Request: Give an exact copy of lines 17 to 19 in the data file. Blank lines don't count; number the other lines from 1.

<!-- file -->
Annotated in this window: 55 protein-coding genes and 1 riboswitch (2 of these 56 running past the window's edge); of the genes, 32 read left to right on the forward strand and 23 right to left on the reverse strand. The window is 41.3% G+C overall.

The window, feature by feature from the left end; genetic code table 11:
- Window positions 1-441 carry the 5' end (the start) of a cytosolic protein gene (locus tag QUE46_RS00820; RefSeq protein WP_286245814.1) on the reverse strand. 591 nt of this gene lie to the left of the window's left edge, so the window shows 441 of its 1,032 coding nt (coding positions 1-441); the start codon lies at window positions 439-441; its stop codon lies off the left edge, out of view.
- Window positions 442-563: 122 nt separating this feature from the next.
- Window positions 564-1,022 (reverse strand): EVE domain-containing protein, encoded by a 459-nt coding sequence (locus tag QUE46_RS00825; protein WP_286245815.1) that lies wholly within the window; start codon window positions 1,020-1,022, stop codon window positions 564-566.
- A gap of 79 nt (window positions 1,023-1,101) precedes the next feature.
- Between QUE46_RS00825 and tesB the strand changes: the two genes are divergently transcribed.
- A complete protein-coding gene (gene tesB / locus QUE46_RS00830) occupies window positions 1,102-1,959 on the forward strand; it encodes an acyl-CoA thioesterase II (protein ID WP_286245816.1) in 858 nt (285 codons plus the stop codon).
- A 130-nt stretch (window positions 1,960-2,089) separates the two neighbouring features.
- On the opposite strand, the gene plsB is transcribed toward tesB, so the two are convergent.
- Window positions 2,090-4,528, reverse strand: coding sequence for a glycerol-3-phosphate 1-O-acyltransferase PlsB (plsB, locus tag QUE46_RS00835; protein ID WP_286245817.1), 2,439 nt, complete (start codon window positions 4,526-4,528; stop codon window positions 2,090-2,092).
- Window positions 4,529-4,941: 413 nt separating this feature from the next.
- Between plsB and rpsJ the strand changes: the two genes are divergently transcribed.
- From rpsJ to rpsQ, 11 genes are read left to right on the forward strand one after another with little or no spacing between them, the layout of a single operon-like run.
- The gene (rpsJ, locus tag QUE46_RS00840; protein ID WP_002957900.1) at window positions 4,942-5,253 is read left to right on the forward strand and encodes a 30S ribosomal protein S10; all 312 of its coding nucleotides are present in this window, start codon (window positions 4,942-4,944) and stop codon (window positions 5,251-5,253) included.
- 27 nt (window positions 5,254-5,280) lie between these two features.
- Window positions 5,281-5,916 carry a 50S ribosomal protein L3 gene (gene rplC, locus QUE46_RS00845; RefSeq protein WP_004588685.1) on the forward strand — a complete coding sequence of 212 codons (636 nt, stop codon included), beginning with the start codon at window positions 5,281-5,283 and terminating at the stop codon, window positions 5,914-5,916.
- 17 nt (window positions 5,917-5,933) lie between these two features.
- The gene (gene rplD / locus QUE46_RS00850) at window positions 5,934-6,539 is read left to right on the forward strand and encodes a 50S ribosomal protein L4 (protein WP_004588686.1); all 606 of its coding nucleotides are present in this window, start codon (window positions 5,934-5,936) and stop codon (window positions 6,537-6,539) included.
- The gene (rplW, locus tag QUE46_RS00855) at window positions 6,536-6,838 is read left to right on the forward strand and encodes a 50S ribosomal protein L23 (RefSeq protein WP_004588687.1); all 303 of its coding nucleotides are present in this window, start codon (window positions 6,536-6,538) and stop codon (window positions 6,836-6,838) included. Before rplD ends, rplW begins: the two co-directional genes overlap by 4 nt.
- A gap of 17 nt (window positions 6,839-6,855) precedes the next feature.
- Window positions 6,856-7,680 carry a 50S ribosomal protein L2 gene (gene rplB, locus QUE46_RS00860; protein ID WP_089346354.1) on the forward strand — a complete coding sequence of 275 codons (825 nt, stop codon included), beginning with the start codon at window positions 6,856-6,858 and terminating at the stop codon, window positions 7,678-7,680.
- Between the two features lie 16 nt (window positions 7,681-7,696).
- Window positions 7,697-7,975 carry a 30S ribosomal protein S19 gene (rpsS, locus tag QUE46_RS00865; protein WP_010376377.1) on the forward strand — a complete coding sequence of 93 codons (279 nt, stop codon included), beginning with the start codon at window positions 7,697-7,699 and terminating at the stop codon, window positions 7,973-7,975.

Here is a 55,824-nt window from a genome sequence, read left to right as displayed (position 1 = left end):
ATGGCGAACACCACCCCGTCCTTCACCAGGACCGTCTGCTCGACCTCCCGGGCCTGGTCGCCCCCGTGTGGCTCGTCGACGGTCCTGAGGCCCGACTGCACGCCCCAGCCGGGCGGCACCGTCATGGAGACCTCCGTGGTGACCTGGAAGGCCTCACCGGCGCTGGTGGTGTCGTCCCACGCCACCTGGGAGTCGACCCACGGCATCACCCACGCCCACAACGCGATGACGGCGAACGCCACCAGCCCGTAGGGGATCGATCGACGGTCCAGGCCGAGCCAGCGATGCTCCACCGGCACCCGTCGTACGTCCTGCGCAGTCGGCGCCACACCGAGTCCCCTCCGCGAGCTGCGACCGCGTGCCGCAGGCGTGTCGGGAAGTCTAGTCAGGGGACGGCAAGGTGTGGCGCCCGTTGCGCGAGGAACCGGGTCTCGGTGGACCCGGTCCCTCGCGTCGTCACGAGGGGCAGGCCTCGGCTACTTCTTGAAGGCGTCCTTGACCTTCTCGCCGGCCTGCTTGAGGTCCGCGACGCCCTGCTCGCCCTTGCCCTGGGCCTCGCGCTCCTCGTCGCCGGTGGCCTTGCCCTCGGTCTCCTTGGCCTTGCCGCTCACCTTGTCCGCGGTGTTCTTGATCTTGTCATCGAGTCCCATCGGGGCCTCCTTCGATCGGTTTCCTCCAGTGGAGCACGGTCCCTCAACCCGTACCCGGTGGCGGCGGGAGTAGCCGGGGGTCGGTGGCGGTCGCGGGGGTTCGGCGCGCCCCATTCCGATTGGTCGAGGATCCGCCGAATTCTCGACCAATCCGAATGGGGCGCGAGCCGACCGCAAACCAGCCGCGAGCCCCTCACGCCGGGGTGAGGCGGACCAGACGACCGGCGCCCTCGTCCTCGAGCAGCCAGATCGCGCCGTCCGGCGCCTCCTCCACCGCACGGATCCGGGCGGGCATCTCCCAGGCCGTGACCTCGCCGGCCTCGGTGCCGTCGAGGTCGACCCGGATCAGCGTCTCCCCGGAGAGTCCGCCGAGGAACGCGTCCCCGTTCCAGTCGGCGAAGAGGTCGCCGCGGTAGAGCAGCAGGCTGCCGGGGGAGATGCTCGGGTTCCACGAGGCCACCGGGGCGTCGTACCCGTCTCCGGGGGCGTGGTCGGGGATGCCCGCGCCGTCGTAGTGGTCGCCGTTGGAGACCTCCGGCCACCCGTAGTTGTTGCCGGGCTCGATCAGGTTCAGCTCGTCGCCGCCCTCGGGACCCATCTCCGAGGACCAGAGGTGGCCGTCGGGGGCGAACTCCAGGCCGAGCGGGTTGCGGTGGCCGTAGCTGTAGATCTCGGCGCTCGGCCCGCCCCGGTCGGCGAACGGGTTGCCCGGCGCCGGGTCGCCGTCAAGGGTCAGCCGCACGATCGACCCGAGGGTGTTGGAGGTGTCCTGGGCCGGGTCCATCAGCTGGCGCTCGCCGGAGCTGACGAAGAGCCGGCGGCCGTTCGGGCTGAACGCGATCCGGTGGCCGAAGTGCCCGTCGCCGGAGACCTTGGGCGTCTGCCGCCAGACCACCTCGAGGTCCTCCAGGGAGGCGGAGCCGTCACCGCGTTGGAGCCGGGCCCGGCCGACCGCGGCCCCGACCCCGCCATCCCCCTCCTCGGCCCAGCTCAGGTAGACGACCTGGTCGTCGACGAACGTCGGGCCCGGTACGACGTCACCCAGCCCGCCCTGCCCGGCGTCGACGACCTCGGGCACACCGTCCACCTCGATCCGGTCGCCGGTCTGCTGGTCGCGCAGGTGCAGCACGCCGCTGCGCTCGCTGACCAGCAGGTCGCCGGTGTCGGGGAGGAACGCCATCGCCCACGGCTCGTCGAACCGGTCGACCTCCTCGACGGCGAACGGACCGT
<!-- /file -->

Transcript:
- Window positions 5,281-5,916 carry a 50S ribosomal protein L3 gene (gene rplC, locus QUE46_RS00845; RefSeq protein WP_004588685.1) on the forward strand — a complete coding sequence of 212 codons (636 nt, stop codon included), beginning with the start codon at window positions 5,281-5,283 and terminating at the stop codon, window positions 5,914-5,916.
- 17 nt (window positions 5,917-5,933) lie between these two features.
- The gene (gene rplD / locus QUE46_RS00850) at window positions 5,934-6,539 is read left to right on the forward strand and encodes a 50S ribosomal protein L4 (protein WP_004588686.1); all 606 of its coding nucleotides are present in this window, start codon (window positions 5,934-5,936) and stop codon (window positions 6,537-6,539) included.